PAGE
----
The Houston Chronicle reports that Mayor Parker has sued the Firefighter’s Union Pension system in order to throw out an obscure state law that binds the hands of the municipality in dealing with pension negotiations. The law, passed in the 1997 session of the State Legislature, deprives the City of Houston of local negotiating authority against the Firefighter’s union. It also requires Houston to make a full contribution to the fund, something not required of its Police Officer pension plan or its Municipal Employee pension plan. Neither of these restrictions apply to any other metropolitan area in the State, only Houston.
Over the past two legislative sessions, Parker has worked tirelessly to convince the Legislature to repeal or otherwise alter the law, thus allowing “meet and confer” conferences between Firefighter’s Unions and the Mayoral administration. The Legislature has not budged, so today the Mayor took matters into her own hands. The City is suing the pension in State District Court, arguing that the law governing the pensions is arbitrary and capriciously, thus unconstitutional. “We’re trying to force negotiations,” Parker said, making the point repeatedly that this was not about screwing the Firefighter’s –especially already retired ones– out of their earned benefits. Rather, it is about making sure the City does not follow the same path as Detroit.
The lawsuit drew a harsh rebuke from the President of the Firefighter’s Union, as well as an even stronger critique from the director of the pension fund. Todd Clark, who serves in that capacity, released the following statement:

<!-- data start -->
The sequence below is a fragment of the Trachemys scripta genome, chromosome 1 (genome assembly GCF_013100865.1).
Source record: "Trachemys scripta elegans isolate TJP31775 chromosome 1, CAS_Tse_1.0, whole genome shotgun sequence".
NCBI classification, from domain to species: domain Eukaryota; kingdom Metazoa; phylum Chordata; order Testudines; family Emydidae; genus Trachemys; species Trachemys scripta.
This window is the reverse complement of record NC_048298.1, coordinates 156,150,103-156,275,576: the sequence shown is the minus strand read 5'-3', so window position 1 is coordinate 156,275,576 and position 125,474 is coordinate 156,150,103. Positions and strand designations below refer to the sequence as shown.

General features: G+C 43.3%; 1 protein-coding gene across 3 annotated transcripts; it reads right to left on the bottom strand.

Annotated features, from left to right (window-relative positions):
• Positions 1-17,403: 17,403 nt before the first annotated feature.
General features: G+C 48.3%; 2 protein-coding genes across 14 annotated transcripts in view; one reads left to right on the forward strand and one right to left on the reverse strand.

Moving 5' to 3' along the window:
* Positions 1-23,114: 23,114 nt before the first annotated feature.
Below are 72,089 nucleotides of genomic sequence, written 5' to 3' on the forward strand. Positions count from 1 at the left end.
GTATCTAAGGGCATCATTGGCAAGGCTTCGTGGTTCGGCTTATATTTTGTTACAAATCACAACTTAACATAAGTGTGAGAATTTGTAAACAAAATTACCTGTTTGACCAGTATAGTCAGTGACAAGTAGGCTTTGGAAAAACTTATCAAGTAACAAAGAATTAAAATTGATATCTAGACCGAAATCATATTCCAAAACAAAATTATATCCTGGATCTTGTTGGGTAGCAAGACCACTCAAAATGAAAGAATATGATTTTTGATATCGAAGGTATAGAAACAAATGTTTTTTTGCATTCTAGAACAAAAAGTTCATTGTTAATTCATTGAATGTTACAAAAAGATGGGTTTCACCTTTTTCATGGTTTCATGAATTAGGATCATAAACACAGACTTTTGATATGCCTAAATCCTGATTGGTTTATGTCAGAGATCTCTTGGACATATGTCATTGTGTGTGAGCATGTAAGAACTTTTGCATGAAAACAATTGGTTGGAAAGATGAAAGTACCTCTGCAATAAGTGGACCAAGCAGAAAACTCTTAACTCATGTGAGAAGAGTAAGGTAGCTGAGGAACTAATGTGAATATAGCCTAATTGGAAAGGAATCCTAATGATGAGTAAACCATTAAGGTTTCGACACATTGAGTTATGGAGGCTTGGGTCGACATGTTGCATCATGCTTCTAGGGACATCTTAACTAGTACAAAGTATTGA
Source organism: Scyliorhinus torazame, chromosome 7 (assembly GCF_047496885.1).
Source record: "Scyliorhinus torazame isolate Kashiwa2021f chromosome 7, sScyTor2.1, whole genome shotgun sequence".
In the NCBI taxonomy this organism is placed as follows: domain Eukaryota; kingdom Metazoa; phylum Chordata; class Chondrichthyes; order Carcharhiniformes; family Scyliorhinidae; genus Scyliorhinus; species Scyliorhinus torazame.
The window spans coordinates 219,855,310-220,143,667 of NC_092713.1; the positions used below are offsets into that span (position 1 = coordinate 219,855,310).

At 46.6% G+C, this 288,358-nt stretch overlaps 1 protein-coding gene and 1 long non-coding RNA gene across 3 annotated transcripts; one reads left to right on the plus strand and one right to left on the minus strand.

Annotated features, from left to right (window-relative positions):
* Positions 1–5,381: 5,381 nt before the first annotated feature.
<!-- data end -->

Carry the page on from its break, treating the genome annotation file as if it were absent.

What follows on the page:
“This lawsuit is not anything more than a power-grab and publicity stunt by the Mayor of the City of Houston Annise D. Parker to continue in her vendetta against the Houston Firefighters’ Relief and Retirement Fund for certainly not supporting her campaigns. The lawsuit is a political tactics to attack and hurt elderly and disabled firefighters and their families. … It’s interesting that the Mayor can finance two lawsuits against the Firefighters’ Pension System but cannot finance the retirement of the men and women of the Houston fire department who are faced with a high degree of danger mixed with life and death decisions in their job in service to this city daily.”
I would personally disagree with his assessment of hurting “elderly and disable firefighters,” but make of it what you will. The basic plan I have been familiar with is that people who have been hired since 2004 would receive a reduction of some amount, similar to previous reforms instituted amongst the Police and civilian workforce. The Firefighters and Parker, of course, do not have an amicable relationship (and that is putting it lightly). I will update when I figure out whose Court it is in.